Centre for Civic Education (CCE) has submitted today to the Constitutional Court of Montenegro an Initiative for assessment of constitutionality and legality of the Article 167 of the Law on Civil Servants and State Employees, by which it is stipulated that ‘monetary claims from labour which have occurred from 1 January 2013 until day this law becomes applicable, are rendered obsolete within the period of three years from the day this law becomes applicable’, i.e. from 1 July 2018.
This provision of the Law on Civil Servants and State Employees of Montenegro is unconstitutional, illegal and inconsistent with the general regulation – Labour Law. Namely, Article 123 of the Labour Law clearly stipulates that ‘monetary claims from labour and as per labour are not subject to obsolescence’, and it is applied to all employed persons in the state of Montenegro, regardless where they are employed.
CCE has based its Initiative on Constitution, Montenegrin legislation, as well as legal position of the Constitutional Court of Montenegro, but also the international documents that are mandatory for the state of Montenegro.
The disputed provision that monetary claims from labour and as per labour are getting obsolete for those working in state administration is discriminatory and leads to unequal treatment of employees in state administration, directly violates their human rights and may cause also numerous abuses in the system of state administration. It is legal nonsense that different rights as per labour are applied for employees in business or civil sector and for employees in state administration.
Government of Montenegro has precisely in 2008 recognized the particularity of monetary claims from labour relations and passed the current Labour Law by which the right to monetary claims of employees is particularly protected. Nowadays, the Government is abnegating itself with this Law on Civil Servants and State Employees.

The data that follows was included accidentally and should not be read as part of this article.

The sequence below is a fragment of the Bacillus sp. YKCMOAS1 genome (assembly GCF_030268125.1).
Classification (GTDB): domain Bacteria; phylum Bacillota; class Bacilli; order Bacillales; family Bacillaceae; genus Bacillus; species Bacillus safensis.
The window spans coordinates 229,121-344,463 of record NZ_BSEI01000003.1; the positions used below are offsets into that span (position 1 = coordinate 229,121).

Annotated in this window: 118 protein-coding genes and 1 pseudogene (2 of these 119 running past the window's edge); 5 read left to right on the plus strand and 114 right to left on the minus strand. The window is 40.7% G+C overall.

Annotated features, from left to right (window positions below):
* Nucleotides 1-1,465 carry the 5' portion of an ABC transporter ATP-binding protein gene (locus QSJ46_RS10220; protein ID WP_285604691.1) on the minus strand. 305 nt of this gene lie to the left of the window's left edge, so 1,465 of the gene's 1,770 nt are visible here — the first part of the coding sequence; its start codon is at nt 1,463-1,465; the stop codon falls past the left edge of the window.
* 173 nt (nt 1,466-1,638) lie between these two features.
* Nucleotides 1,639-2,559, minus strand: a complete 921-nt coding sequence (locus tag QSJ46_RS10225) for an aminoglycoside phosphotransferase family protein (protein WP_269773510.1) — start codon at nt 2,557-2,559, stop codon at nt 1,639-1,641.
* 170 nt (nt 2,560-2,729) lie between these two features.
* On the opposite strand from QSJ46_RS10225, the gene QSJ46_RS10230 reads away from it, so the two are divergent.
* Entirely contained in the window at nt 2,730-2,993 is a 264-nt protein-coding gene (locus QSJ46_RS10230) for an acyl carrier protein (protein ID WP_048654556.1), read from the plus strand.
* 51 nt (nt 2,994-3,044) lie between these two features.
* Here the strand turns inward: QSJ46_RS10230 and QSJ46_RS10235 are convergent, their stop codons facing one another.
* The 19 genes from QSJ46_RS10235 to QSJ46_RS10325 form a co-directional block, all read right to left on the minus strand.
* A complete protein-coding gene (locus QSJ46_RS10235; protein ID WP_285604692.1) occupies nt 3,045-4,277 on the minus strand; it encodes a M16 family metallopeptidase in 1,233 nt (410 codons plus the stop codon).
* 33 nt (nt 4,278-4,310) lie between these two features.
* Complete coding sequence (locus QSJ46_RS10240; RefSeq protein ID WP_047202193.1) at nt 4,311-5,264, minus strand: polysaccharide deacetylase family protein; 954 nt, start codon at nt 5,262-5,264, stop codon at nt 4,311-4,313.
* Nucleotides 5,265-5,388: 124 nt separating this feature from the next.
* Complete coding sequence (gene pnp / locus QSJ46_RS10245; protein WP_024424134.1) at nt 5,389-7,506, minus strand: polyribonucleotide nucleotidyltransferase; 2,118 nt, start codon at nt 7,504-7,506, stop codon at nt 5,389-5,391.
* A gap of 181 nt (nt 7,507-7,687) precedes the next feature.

In the latest period, there is an ever-increasing number of requests and court disputes of employees in state administration relating to claims from previous years-of-service. Such requests and court disputes should have been prevented by the dynamics of payment prescribed by the law, as well as by establishment of responsibility system for those managers who have, within their organs, accumulated these problems. Instead, the Government is passing unlawful provision with retroactive effect, which was supported also by the Parliament. There is no public interest for this provision, and by this, the Government itself is turning into violator of human rights which it can ultimately pay expensively.
CCE believes that Constitutional Court should consider this Initiative as urgent as possible and consequently proclaim the disputed provision null and void in order to prevent systemic violation of rights of employees in state administration.
Snezana Kaludjerovic, Senior Legal Advisor